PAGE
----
Today’s blog is a guest post from Marcus Wagner, Founder and CEO of AcctTwo. This is the first part of a two-part series.
After having sold and implemented ERP and accounting software for hundreds of companies, many of them software companies, I’ve learned something surprising about what companies find most important when moving to a new system or technology. While it may seem counterintuitive, the software’s delivery model—how it’s installed, hosted, updated, and supported—is and should be more important than the specific features it has.
As a company chooses to move from one enterprise solution to another, the cloud provides better value, higher return on investment, lower total cost of ownership, and a pathway to upgrades and improved functionality; but these characteristics are not just some of the advantages of a cloud-based product. They are the advantages, and they provide value beyond the meeting of specific functional requirements. The product’s infrastructure itself carries value before the product specifics even come into play.
Here are two of these cloud delivery model characteristics, and how they provide value.
1. Multi-tenancy allows a software publisher to maintain only one code base for all customers.
Having only one code base allows for economies of scale that bring down the overall cost of the product, allowing cloud software publishers to invest more in the software’s functional capabilities and how it’s supported. In a legacy environment, upgrading one’s enterprise software is not that different from buying a new product. Each customer implementation of the new version is a separate and unique project, and any customizations would likely have to be re-implemented, costing time and development resources.
With the cloud, each new release is pushed out to all users at no additional cost, eliminating development work or the possibility of major bugs or errors specific to each customer installation.
Multi-tenancy allows for resource pooling, where a company accessing the system only uses the resources they need at any given moment, rather than having a certain chunk of resources reserved for them that may sit idle when not in use. Cloud-based products can redistribute those resources to other users of the system, maximizing efficiency and performance and reducing costs. Bugs or errors within an on-premises or hosted implementation of a legacy application are often specific to that installation and any customizations that were implemented. Tracking down the source and finding a solution can be like finding a needle in a haystack.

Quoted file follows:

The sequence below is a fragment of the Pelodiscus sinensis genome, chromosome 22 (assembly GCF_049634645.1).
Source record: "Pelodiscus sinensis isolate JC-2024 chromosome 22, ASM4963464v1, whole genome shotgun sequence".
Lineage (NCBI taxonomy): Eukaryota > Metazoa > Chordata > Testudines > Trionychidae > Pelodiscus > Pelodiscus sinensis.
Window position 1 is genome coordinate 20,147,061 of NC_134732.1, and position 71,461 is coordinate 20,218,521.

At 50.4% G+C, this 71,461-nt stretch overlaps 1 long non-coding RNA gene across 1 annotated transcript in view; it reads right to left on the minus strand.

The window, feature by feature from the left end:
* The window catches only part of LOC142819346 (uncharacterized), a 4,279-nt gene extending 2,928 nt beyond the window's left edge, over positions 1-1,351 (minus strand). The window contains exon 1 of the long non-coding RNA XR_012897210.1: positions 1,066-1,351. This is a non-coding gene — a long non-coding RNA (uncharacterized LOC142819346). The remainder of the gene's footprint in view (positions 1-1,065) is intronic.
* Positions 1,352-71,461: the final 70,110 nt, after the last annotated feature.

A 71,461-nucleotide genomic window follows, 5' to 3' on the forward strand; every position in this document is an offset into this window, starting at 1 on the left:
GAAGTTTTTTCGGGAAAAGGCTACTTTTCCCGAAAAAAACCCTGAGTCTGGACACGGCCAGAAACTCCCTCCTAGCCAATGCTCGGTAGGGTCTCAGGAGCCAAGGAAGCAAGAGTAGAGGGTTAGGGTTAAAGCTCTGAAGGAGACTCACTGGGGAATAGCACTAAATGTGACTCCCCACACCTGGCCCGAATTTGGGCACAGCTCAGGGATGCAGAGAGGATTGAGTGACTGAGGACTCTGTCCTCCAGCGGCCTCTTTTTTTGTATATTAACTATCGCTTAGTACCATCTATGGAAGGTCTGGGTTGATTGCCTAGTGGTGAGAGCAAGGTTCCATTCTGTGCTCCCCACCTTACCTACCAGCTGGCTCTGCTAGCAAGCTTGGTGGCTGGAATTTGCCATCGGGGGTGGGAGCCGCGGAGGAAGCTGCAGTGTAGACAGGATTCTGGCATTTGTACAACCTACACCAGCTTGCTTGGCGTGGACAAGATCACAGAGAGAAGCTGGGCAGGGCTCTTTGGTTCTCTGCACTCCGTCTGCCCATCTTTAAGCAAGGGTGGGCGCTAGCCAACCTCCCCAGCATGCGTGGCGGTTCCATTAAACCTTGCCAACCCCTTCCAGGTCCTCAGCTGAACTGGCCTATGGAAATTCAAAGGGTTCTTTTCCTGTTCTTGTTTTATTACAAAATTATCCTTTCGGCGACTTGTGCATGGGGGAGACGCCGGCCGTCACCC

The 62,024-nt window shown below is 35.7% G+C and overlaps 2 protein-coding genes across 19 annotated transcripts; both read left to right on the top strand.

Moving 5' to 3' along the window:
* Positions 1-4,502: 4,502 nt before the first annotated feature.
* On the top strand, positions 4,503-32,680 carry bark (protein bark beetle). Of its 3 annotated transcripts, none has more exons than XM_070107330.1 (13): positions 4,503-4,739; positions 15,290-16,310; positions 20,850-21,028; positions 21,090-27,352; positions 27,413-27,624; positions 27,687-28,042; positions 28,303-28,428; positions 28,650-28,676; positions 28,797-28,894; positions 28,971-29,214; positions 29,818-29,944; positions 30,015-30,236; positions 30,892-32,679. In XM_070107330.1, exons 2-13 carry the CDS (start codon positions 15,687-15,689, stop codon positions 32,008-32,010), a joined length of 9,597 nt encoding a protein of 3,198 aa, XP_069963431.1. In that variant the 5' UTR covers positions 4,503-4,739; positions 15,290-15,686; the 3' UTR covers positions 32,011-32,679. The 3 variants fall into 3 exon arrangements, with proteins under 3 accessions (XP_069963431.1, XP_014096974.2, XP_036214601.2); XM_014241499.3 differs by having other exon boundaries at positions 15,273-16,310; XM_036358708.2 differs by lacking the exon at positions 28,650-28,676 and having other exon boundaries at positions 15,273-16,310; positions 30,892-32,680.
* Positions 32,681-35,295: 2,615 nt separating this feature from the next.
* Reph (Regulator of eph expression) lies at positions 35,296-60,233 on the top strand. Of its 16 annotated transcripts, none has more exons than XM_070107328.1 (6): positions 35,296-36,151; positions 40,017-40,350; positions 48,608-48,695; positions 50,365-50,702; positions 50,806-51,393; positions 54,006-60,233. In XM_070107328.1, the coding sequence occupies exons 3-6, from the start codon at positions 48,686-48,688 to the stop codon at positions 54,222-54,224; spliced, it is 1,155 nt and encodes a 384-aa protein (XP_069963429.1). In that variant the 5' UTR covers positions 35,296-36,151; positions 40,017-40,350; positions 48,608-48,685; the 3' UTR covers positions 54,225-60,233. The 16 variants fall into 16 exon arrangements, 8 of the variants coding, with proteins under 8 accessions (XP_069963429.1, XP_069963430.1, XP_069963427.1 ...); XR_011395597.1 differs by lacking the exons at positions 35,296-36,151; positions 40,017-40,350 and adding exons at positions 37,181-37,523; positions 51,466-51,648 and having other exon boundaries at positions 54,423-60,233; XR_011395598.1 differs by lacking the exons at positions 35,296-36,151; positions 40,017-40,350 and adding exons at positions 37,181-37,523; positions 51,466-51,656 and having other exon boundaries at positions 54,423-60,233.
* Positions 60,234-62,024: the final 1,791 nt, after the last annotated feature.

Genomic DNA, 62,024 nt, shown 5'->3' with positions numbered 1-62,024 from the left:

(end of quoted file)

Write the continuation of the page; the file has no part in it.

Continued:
With one code base and shared data types in a cloud-based environment, problems can quickly be discovered, isolated, and fixed, providing customers with a more robust and reliable application.
2. The subscription model requires that software publishers win a customer’s business every year by providing value and high levels of service.
A cloud-based software publisher and/or its implementation partners can’t install your application, do some user acceptance testing, get sign-off, and then disappear into the sunset. The relationship between publisher or consultant and customer is a partnership. The customer will need solid support, advice and powerful upgrades that can change with and continue to support their business for years to come. This adds tremendous value to the product. Idea portals or feedback channels for requesting new functionality are crucial for the publisher to know where to take the product in subsequent releases. The publisher and consulting partners understand that without a product that changes with the customer base, and without high levels of service, customers can decide to take their business elsewhere. Moreover, with more and more SaaS products coming on the market, those options will only increase.
As an example, we recently sat down with one of our cloud ERP customers to talk about renewing their software subscription and to make sure there weren’t any add-ons or changes they might need as their business has grown and changed in the past year. We discovered that there were opportunities to improve our support processes that would provide them with better customer service. They had the option of changing partners or moving their business directly to the software publisher, but sitting down and hearing their concerns allowed us to improve our processes in a way that will benefit not only that customer but also our entire customer base.
This experience also taught us that we should increase the touch points we have with our current customers. Because our support was tied to the software subscription model, we were far more invested in improving our customer service than a company that installs a legacy system once, charges a large fee for the software and implementation and then provides minimal, if any, support going forward with very little incentive for improvement and very little recourse for the customer when things go wrong.
Check back on November 3rd to hear the final two tips on how a cloud-based ERP solution provides better value, higher return on investment, lower total cost of ownership, and a pathway to upgrades and improved functionality.
Content was originally posted here: http://sandhill.com/article/saas-delivery-model-more-important-than-features-but-peace-of-mind-is-tops